An overlooked Jewish community with a long and unique history is the subject of a virtual photo exhibition sponsored by Queens College. This past Thursday, the school hosted a Zoom conversation involving Greek-American activists and members of the Romaniote Jewish community in a discussion on “Romaniote Memories, a Jewish Journey from Ioannina, Greece, to Manhattan: Photographs by Vincent Giordano.”

With so much happening at this time, it may be easy to overlook that this week’s edition of the Queens Jewish Link is the 400th since the first copy was published in 2012. The month of Adar also marks the 20th anniversary since my parents purchased their house in Forest Hills. Looking back at these two chronological markers, we can see how much our community has matured in developing its voice, and my own personal growth.

Last week, Israeli news sources reported on damage caused by Palestinian construction workers to an archeological site on Har Eival. This mountain is mentioned in Parshas R’ei and Parshas Ki Savo as the site of an altar built by Yehoshua bin Nun after the B’nei Yisrael arrived in their Promised Land.

“From the ancient Samaria National Park through Tel Aroma to the altar of Yehoshua bin Nun, it is shocking to see how the Palestinian Authority is rudely destroying the archaeological sites that are dear to all of humanity,” Shomron Regional Council head Yossi Dagan wrote in a letter to the army.

Kew Gardens Hills is the home of our publishers, editor, and most of our columnists, but the playgrounds of 11367 are almost entirely flat, better for building an igloo than sledding. In this neighborhood, midblock driveways offer the steepest terrain for sledding. As this calendar year has offered more snow than expected, here are a few of the best slopes in Queens for a snow day:

Rabbi Moshe Rosenberg of Congregation Etz Chaim of Kew Gardens Hills, who took Seder participants on a magical experience with his popular “Hogwarts Haggadah,” is offering a transformative experience this year that relates to American popular culture.

“It started when a student in my school bought a prize at the school auction. The prize was a Harry Potter story with the kid in it, but he was more interested in superheroes,” Rabbi Rosenberg said. “I then watched Iron Man and wrote about Iron Man at Hogwarts.”

In 2019, Rabbi Rosenberg was diagnosed with prostate cancer, and less than a year later the coronavirus pandemic nearly erased his public life and ability to teach in person as he is immunocompromised. “I had great difficulties. My children made a list of superhero movies to watch with me.”

With each episode, the Rosenberg family discussed the backstories, relationships, and lessons. “The movies deal with themes that are universal: figuring out your own identity, maturing, and the definition of a hero,” he said. “What makes them heroes is putting their personal problems aside and their lives on the line.” The result of his students’ interests and watching movies at home is The Superhero Haggadah: A Story of Signs and Marvels, which will be available for purchase ahead of this year’s Pesach. It is not the first.

Rabbi Rosenberg’s students inspired him in 2011 to write Morality for Muggles: Ethics in the Bible and the World of Harry Potter, and the 2017 bestseller, The (unofficial) Hogwarts Haggadah, a 148-page book that took the story of an unwanted orphan who saved wizardry and adapted its lessons to the story of Pesach. That Haggadah follows his 2011 book, Morality for Muggles: Ethics in the Bible and the World of Harry Potter.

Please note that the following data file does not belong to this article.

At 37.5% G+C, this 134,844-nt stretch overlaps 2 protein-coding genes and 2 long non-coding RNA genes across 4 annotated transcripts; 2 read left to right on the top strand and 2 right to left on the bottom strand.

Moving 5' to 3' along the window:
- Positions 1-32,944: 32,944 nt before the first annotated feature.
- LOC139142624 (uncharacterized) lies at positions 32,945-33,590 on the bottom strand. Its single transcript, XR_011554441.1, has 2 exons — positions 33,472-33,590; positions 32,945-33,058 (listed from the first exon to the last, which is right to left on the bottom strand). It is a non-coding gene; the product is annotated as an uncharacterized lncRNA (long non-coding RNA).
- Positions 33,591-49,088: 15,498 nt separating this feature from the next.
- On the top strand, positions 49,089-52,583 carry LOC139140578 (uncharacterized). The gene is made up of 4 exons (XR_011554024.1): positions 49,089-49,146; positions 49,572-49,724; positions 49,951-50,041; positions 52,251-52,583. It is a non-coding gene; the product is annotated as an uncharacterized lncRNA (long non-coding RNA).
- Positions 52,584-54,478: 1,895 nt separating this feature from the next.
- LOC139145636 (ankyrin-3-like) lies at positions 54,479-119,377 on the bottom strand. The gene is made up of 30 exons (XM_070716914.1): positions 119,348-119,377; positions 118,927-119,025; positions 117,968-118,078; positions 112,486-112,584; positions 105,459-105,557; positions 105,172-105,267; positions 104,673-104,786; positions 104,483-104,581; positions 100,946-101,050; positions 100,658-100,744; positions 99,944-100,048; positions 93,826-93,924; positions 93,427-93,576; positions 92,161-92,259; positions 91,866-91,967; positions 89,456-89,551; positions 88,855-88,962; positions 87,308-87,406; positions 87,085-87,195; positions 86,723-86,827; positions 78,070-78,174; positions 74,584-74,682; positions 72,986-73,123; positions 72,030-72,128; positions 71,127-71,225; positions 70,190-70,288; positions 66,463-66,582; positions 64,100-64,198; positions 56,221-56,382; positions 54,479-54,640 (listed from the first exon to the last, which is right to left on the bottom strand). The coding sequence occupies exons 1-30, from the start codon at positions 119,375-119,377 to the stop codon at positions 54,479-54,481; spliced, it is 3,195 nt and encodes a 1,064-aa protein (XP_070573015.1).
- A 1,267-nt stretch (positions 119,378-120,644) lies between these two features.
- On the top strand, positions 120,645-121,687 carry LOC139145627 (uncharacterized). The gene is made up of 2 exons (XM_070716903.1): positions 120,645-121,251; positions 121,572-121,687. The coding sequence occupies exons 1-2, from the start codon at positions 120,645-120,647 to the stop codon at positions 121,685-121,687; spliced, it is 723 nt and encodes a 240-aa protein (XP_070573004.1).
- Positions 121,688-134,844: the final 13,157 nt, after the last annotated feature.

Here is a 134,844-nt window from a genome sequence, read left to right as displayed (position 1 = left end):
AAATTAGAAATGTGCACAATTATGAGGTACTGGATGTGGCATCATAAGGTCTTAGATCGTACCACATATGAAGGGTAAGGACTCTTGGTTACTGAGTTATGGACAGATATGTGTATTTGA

“The idea was to introduce teens to authentic Jewish ideas by using a vehicle with which they were already familiar,” Rabbi Jack Abramowitz wrote in his review of this book for Jewish Action magazine.

The popularity of the “Hogwarts Haggadah” inspired a second edition of Morality for Muggles, and a 2019 follow-up book, The (unofficial) Muggle Megillah, which includes the Megillas Esther in English and Hebrew.

In an online forum at the time, Rabbi Rosenberg wrote about the ability to teach Jewish values to children using the same lessons found in secular sources. “Many values straight out of Pirkei Avos can be fortified through reference to this series of novels that our kids are reading anyway.”

There is a long history of Jewish involvement in the world of comics with many superheroes, illustrated comedies, and graphic novels emerging from the imaginations of Jews with artistic talent and life experiences that reflected in their creations. But Rabbi Rosenberg was not a comic buff in his childhood. “I wasn’t very long in the comics world; there was a bit of Archie and Richie Rich. My yeshivah teaches Torah u’Madda, that with proper understanding of other disciplines you can understand the Torah. You can meet people where they are and connect to the Torah.”

Aviva Shur is the illustrator for the book, having also worked on the Hogwarts Haggadah. “Right now, we have a form to notify people seeking the book for Pesach. Check my newsletter for preview pages,” Rabbi Rosenberg said.

Although his public appearances have been reduced during the pandemic, Rabbi Rosenberg notes that his shul has a busy calendar of online events for its members and the public.

Information on the upcoming book can be found on Rabbi Rosenberg’s Ketoret online newsletter:

 By Sergey Kadinsky